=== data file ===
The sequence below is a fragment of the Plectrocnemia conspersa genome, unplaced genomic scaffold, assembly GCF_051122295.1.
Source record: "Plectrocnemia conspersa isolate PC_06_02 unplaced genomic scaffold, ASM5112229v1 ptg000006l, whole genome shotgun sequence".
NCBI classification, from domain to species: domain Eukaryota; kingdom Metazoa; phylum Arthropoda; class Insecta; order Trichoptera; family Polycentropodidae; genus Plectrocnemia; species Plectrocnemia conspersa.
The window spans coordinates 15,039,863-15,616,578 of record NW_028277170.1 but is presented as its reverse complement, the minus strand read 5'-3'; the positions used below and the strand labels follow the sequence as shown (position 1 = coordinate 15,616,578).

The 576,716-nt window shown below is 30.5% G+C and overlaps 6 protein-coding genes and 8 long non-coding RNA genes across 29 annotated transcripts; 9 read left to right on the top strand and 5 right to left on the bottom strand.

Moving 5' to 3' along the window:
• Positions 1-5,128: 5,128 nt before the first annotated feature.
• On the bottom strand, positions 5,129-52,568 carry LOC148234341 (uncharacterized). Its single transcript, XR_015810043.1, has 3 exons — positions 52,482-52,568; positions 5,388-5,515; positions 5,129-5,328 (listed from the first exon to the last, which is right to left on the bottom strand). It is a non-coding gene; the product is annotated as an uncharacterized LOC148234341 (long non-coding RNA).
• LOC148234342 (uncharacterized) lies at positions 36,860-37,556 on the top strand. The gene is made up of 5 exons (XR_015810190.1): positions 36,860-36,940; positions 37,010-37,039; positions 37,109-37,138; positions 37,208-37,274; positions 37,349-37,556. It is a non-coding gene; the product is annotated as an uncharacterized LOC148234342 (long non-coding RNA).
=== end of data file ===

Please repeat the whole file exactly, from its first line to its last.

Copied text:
The sequence below is a fragment of the Plectrocnemia conspersa genome, unplaced genomic scaffold, assembly GCF_051122295.1.
Source record: "Plectrocnemia conspersa isolate PC_06_02 unplaced genomic scaffold, ASM5112229v1 ptg000006l, whole genome shotgun sequence".
NCBI classification, from domain to species: domain Eukaryota; kingdom Metazoa; phylum Arthropoda; class Insecta; order Trichoptera; family Polycentropodidae; genus Plectrocnemia; species Plectrocnemia conspersa.
The window spans coordinates 15,039,863-15,616,578 of record NW_028277170.1 but is presented as its reverse complement, the minus strand read 5'-3'; the positions used below and the strand labels follow the sequence as shown (position 1 = coordinate 15,616,578).

The 576,716-nt window shown below is 30.5% G+C and overlaps 6 protein-coding genes and 8 long non-coding RNA genes across 29 annotated transcripts; 9 read left to right on the top strand and 5 right to left on the bottom strand.

Moving 5' to 3' along the window:
• Positions 1-5,128: 5,128 nt before the first annotated feature.
• On the bottom strand, positions 5,129-52,568 carry LOC148234341 (uncharacterized). Its single transcript, XR_015810043.1, has 3 exons — positions 52,482-52,568; positions 5,388-5,515; positions 5,129-5,328 (listed from the first exon to the last, which is right to left on the bottom strand). It is a non-coding gene; the product is annotated as an uncharacterized LOC148234341 (long non-coding RNA).
• LOC148234342 (uncharacterized) lies at positions 36,860-37,556 on the top strand. The gene is made up of 5 exons (XR_015810190.1): positions 36,860-36,940; positions 37,010-37,039; positions 37,109-37,138; positions 37,208-37,274; positions 37,349-37,556. It is a non-coding gene; the product is annotated as an uncharacterized LOC148234342 (long non-coding RNA).